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In Puerto Rico, Local Politics Always Come First

by Lance Oliver

August 6, 1999
Copyright © 1999 THE PUERTO RICO HERALD. All Rights Reserved.

SAN JUAN, PUERTO RICO - Imagine the governor of Tennessee or California suggesting that maybe Fidel Castro could help out with a dispute between his state and Washington.

Unthinkable, right?

No wonder some people were taken by surprise when Gov. Pedro Rosselló suggested that maybe overtures could be made to Cuba in order to help get Puerto Rico back on the United Nations' list of nonself-governing territories. By suggesting he would welcome the Castro regime's help, Rosselló was going where no governor of the 50 states would ever go.

The explanation is simple, but it's one that's easier seen in San Juan than from the vantage point of Washington, or anywhere else in the states. It's one of the basic truisms of Puerto Rico politics: local politics trumps U.S. national politics every time. Combined with another truism, that status forms the basis for Puerto Rico politics, that means that Rosselló will ponder overtures even to a so-called enemy of the state such as Castro.

No stateside politician would dare raise Castro's name, except perhaps to criticize him. There's little or nothing to be gained and, potentially, votes to be lost by appearing soft on Cuba.

But Rosselló's eye is on statehood, and anyone or anything that can advance that cause is worthy of consideration, in his view.

The fact that local politics always outweighs national politics is often overlooked or not understood by those outside Puerto Rico, especially U.S. politicians who only swing through the island once every few years to raise money. The reference points they use elsewhere do not apply in Puerto Rico. Republican and Democrat are terms of weak affiliation or no meaning at all, for most people on the island, and liberal and conservative tags don't translate well, either.

One of the healthy effects of the U.S. House of Representatives vote on the Young bill on March 4, 1998 was that it revealed the true nature of the relationships between the political parties in the United States and those in Puerto Rico.

For 40 years the Republican Party has officially supported statehood in its national campaign platforms. But when the Young bill (sponsored by a Republican, supported by a Republican speaker) was introduced in 1998 and came to a vote in the House, Republicans lined up to vote against it in overwhelming numbers.

At the same time, commonwealth supporters got a reality check that was equally difficult to swallow. Some of the most passionate arguments in favor of statehood came from Democrats. We thought the Kennedys were on our side, they lamented as Rep. Patrick Kennedy, a Rhode Island Democrat, pounded the table for statehood.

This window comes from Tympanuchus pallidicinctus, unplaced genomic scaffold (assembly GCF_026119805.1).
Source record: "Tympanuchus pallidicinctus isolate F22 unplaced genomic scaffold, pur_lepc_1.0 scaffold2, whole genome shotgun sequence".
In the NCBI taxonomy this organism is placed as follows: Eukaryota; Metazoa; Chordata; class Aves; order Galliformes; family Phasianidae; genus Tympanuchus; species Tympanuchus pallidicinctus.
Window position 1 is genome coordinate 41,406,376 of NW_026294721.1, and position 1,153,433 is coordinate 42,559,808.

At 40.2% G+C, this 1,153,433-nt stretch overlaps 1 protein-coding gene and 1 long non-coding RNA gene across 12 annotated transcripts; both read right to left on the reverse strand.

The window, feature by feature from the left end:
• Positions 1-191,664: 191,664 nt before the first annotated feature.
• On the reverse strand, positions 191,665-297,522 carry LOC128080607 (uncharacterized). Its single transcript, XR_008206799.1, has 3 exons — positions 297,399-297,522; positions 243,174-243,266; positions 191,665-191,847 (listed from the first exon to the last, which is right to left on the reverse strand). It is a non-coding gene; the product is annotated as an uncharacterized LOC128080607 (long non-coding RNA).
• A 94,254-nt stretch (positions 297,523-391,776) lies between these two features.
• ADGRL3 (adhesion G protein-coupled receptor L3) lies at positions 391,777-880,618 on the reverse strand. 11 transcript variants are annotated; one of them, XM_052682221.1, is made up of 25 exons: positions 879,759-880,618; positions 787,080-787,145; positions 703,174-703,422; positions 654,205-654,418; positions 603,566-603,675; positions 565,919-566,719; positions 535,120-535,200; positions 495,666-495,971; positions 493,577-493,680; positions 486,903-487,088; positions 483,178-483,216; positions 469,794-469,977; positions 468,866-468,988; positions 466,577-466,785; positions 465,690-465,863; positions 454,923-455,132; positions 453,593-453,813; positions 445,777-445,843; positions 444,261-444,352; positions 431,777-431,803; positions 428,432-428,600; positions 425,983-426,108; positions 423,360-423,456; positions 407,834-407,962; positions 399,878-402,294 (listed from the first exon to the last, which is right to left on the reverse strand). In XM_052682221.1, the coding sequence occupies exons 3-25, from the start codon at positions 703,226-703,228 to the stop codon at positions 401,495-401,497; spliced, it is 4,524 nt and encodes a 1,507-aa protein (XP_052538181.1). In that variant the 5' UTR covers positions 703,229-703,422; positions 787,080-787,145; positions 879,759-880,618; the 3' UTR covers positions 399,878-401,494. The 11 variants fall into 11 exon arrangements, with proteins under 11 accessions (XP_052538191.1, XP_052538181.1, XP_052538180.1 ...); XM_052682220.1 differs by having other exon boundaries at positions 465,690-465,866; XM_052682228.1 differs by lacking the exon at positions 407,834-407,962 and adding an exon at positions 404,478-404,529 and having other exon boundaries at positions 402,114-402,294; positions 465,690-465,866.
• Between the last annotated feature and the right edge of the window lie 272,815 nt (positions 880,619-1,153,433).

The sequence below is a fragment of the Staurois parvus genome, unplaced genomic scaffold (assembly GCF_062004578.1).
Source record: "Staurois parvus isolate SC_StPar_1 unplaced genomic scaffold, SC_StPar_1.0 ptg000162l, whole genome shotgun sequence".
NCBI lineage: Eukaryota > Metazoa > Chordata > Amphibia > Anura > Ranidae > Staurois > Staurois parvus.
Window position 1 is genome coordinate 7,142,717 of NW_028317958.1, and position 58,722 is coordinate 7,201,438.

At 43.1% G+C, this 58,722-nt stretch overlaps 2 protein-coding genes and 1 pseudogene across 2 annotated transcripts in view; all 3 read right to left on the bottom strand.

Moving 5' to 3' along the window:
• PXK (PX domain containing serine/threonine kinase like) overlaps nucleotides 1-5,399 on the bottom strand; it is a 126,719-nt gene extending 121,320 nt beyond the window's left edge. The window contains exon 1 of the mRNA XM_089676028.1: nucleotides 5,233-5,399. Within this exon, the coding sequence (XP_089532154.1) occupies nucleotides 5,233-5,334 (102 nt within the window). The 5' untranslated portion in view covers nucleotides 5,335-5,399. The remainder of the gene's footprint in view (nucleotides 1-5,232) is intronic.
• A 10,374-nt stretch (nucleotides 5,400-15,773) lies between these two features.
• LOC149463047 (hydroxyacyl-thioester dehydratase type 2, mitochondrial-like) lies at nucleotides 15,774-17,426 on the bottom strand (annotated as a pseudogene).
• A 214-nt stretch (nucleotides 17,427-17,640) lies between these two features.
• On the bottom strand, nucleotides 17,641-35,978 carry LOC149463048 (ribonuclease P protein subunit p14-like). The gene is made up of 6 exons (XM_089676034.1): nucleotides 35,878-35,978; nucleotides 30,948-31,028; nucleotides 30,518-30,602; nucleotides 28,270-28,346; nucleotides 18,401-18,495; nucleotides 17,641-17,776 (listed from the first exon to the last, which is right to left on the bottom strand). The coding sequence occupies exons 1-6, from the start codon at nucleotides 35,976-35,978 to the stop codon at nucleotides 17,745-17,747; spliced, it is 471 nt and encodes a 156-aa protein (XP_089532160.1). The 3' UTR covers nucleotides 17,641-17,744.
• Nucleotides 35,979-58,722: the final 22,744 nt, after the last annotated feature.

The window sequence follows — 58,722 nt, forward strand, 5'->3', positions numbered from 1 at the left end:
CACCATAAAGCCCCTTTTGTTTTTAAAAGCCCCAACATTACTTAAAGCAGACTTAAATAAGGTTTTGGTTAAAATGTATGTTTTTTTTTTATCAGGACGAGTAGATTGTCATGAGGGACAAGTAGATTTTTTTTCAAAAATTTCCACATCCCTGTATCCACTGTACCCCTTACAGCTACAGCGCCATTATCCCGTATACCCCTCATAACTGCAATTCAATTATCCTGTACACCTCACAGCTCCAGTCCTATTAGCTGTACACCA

The Popular Democratic Party made a public show of announcing its intentions to conduct a reappraisal of its support for the Democratic Party. When it came to choosing between supporting commonwealth or maintaining friendly ties with the Democrats, it was no contest.

One more example of local politics overriding national politics cropped up in last year's close U.S. Senate race in New York. Rosselló is an avowed Democrat who has paid his dues with the party by campaigning for candidates and holding offices such as president of the Democratic Governors Association, but former Republican Sen. Alfonse D'Amato was friendly to the statehood cause. In a bitter and expensive race that was perhaps more important to the two political parties than any other in the country last year, Rosselló had kind words to say about D'Amato and did nothing for his fellow Democrats.

So on one hand we have Castro, who is about as far left as you can get among heads of state in this hemisphere. And on the other hand we have D'Amato, and nobody has ever had trouble determining that he belongs firmly wedged on the right side of the U.S. political spectrum.

If you'll collaborate with those two in order to advance your cause, it's clear you're not a prisoner to political ideology, much less the Democratic or Republican parties.

It should no longer be any surprise to U.S. politicians when a statehooder (or a commonwealth or independence supporter either, for that matter) places allegiance to stateside political parties behind the status concerns that are the true motivating factors in Puerto Rican politics. After all, the status question deals with the future of the Puerto Rican people. Compared to that, this Democrat-Republican stuff looks like just a high-stakes game to see who wins the spoils of power for the next four years.


Lance Oliver writes The Puerto Rico Report weekly for The Puerto Rico Herald. He can be reached by email at:

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